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What I do is simply register a single mouse event to the main bitmap that I blit everything onto. When it is clicked, I simply do as you yourself suggested, compare the mouse x and mouse y to the x,y,width,height (a simple box shape) of the things that should be clicked. It might sound scary at first, but once you start building it you will see good ways to organize it with your classes and code.

As for collisions, it’s one of the biggest topics when it comes to game programming. When I first started out with my own collisions, I simply had AABB collisions (and I recommend you do too), which can be described as four IF() statements in a row, comparing the x,y,w,h of object 1 and object 2 to see if they “overlap”.

 
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If you have a full square grid of equally sized tiles, finding which one you clicked by just the x and y of the click is easy. But if you have irregularly spaced/sized tiles, I don’t really know how you’d do it apart from simply checking every tile.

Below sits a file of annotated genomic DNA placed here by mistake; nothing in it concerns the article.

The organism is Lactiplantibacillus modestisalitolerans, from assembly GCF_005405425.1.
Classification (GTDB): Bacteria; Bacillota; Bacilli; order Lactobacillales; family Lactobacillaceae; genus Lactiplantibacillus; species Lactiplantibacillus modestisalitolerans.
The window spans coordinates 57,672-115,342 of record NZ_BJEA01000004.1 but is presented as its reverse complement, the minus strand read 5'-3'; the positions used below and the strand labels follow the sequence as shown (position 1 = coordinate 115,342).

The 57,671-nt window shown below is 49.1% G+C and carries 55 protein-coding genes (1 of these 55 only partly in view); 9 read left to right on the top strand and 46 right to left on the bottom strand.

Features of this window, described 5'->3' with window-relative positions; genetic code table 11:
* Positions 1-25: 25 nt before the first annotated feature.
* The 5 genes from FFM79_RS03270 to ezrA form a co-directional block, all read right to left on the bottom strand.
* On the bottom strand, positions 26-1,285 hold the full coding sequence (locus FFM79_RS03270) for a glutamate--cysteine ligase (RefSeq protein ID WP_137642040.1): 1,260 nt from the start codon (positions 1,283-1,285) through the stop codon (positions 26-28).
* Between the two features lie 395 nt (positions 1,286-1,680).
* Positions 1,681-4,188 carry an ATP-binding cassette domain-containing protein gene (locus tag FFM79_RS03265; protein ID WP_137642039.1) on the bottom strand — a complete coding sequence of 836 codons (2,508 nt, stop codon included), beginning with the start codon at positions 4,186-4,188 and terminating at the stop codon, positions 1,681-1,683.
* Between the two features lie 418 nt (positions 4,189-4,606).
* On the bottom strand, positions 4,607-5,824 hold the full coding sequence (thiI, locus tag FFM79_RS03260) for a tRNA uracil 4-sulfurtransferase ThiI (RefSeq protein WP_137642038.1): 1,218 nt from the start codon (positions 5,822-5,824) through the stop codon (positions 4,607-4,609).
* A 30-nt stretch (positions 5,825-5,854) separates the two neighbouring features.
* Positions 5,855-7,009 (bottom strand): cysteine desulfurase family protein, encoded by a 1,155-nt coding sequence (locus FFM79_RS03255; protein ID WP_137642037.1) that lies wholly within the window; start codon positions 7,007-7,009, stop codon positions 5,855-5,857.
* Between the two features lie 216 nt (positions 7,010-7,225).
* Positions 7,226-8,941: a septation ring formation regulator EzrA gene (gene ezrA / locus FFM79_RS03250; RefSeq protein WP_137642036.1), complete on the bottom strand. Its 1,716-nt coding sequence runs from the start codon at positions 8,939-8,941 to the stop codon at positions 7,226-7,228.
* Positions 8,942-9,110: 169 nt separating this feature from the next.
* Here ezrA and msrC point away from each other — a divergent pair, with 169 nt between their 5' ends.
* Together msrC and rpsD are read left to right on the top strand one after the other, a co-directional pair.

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Originally posted by feartehstickman:

If you have a full square grid of equally sized tiles, finding which one you clicked by just the x and y of the click is easy. But if you have irregularly spaced/sized tiles, I don’t really know how you’d do it apart from simply checking every tile.

Setting an ID for the tile should do the trick

 
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You should define your game model separately from the display form. That means your objects should have a simple geometric collision hull, which you can then use for collision detection and resolution, and for ‘picking’ (i.e. ‘which object did I click on?’) through the display/interface layer.

 
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My graphics are separate from my logic, that is where the issue comes from. I am used to using graphic objects as concrete entities to preform logic on, this is my first attempt to abstract the physical properties of them and I am a bit lost.

 
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Instead of working directly with graphical objects, have a hierarchy of GameObject classes. At the most basic level they can be like